The unmistakable teachings of the Word are that every temptation to which man is or ever has been subjected came fresh from the seething caldron of the pit. The student of human conduct has observed universal adaptability of all temptation. A great sagacious intelligence seems to be managing personally, through his cohorts, this campaign of promising propositions. There are some who can be incited to commit horrible crimes, such as murder, incendiary, born perhaps with vicious tendencies, but this class is comparatively small; others are susceptible to deeds of milder character. It would matter little to an army approaching a fortification where or how the attack should be made if the walls at every point were weak and crumbling. No time is spent in reconnoitre and playing for position; but if the battlements be strong, a faulty place must be located if there be one. Satan rarely ever blunders in laying his temptations; he is a most skillful strategist. As the world's tempter he reveals an ingenuity that is truly astounding; it should cause the bravest heart to shudder once the eyes are opened to the source. Knowledge of his approaches, marches, countermarches, advancings, and retreats—all with a specific object-ought to be a great breakwater.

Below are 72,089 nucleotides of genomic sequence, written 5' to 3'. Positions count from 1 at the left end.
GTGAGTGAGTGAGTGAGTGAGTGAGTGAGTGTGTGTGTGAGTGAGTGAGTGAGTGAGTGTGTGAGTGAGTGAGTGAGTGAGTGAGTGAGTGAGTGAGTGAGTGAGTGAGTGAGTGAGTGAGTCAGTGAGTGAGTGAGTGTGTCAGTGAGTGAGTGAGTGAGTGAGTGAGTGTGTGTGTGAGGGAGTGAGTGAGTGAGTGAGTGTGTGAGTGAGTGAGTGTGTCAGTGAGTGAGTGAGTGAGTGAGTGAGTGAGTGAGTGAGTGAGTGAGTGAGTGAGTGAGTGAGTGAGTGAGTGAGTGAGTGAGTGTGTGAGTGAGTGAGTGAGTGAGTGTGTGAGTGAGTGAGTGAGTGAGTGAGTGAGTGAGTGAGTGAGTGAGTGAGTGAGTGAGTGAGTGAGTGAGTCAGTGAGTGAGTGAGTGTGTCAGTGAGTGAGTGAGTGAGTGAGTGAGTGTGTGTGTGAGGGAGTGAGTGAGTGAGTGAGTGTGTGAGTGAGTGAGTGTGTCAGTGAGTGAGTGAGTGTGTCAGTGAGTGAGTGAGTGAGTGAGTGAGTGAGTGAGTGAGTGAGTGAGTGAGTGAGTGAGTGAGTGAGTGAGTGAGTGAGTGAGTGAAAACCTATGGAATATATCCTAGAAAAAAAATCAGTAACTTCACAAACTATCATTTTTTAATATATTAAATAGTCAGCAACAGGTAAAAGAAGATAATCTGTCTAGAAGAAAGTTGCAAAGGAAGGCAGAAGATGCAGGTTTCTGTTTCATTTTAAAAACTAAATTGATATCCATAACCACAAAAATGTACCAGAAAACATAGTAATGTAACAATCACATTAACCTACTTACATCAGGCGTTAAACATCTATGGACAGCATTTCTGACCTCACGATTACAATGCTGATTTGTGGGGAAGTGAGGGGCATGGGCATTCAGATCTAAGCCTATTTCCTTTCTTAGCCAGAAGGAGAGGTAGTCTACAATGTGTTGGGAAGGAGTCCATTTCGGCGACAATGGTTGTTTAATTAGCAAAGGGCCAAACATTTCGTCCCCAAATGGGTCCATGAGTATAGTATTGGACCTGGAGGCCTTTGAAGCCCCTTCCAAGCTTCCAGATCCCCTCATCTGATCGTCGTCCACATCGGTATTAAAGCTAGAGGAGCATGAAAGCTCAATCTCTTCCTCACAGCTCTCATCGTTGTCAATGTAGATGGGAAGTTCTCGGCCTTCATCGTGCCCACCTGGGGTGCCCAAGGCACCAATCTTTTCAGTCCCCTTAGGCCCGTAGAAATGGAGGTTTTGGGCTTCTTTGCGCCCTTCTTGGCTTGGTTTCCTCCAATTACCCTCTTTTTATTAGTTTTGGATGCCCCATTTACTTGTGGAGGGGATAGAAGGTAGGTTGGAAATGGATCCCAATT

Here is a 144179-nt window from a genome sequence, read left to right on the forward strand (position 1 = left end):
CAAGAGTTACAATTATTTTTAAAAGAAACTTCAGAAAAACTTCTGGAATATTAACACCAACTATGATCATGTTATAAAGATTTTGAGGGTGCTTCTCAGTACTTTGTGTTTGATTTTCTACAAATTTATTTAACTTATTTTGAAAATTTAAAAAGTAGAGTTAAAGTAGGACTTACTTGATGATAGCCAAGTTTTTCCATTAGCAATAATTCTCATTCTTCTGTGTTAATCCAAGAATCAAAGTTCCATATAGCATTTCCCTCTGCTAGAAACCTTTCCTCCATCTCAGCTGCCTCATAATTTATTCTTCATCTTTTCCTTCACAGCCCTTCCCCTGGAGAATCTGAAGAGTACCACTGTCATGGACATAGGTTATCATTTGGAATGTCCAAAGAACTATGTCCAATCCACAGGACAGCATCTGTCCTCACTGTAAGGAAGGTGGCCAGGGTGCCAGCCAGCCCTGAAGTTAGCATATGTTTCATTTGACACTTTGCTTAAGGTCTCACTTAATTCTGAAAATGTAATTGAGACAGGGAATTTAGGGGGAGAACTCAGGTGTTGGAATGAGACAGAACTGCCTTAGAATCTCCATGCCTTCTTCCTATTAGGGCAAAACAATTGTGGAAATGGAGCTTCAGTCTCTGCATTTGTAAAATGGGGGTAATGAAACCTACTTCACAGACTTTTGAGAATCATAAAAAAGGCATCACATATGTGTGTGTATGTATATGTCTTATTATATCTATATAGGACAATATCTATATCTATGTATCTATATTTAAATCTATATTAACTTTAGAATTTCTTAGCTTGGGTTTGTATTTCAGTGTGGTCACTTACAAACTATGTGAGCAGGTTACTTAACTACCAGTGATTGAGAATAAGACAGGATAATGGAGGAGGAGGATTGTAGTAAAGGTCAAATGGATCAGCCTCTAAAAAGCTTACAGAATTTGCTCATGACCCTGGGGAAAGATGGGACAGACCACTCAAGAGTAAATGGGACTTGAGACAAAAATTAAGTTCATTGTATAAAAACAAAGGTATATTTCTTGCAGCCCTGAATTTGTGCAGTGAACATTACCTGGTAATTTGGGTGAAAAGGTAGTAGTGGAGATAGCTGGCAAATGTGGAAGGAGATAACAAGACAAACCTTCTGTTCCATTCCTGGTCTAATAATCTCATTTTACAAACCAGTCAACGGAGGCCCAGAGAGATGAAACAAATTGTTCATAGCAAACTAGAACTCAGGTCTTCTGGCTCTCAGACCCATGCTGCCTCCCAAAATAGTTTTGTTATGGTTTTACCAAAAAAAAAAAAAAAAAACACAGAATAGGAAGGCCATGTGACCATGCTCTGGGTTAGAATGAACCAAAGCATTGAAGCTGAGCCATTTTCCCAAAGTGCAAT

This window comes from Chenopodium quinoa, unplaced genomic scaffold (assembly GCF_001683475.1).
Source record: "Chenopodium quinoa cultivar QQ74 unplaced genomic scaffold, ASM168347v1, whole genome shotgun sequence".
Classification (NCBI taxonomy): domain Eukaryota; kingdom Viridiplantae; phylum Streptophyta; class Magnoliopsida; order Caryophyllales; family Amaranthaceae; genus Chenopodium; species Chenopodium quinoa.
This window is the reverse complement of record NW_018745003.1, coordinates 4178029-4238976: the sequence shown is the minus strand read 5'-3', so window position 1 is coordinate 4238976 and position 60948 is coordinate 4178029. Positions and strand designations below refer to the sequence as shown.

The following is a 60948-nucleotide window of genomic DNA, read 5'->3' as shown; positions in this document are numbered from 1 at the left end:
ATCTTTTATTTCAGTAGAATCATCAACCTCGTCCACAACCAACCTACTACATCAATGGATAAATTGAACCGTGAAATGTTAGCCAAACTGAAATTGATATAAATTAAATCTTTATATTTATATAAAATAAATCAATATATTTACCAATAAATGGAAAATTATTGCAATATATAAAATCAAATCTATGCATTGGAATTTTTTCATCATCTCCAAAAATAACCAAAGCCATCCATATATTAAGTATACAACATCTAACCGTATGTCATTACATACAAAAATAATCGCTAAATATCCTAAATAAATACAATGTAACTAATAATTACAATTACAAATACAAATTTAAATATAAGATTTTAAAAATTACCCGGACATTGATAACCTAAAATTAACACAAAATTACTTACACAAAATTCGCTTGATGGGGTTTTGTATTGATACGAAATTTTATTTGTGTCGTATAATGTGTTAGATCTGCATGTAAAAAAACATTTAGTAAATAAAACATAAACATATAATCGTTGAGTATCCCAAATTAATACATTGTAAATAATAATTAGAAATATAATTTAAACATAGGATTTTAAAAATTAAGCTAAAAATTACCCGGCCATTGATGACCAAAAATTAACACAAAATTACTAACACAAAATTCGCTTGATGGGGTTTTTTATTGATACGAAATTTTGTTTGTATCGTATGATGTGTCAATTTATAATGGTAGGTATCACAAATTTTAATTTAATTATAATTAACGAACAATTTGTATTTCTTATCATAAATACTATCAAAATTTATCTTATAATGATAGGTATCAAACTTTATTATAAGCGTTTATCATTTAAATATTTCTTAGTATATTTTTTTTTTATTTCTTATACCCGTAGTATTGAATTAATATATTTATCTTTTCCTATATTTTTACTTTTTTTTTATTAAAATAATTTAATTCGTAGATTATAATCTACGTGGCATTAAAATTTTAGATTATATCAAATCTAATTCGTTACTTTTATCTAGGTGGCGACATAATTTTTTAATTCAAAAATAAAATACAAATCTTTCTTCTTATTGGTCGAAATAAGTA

A writer gives us a striking word picture of Satan's methods : “ As the enemy who lays siege to a city finds out the weakest portion of the wall, or the best spot to batter it, or the lowest and safest place to scale it, or where the intervening obstacle may be easiest overcome, or where an advantage may be taken, or where an entrance may be effected, or when is the best time, or what is the best means to secure the desired end, so the arch-deceiver and destroyer of souls goes about, watchful, intent upon ruin, scanning all the powers of the mind, inspecting all the avenues to the heart and assailing every unguarded spot. Sometimes he attacks our understanding by injecting erroneous doctrine; sometimes our affections by excessive devotion to things we love; sometimes our wills by strengthening them in wrong directions; sometimes our imaginations by vain, foolish, trifling thoughts; and sometimes our feelings by too high or too low excitation."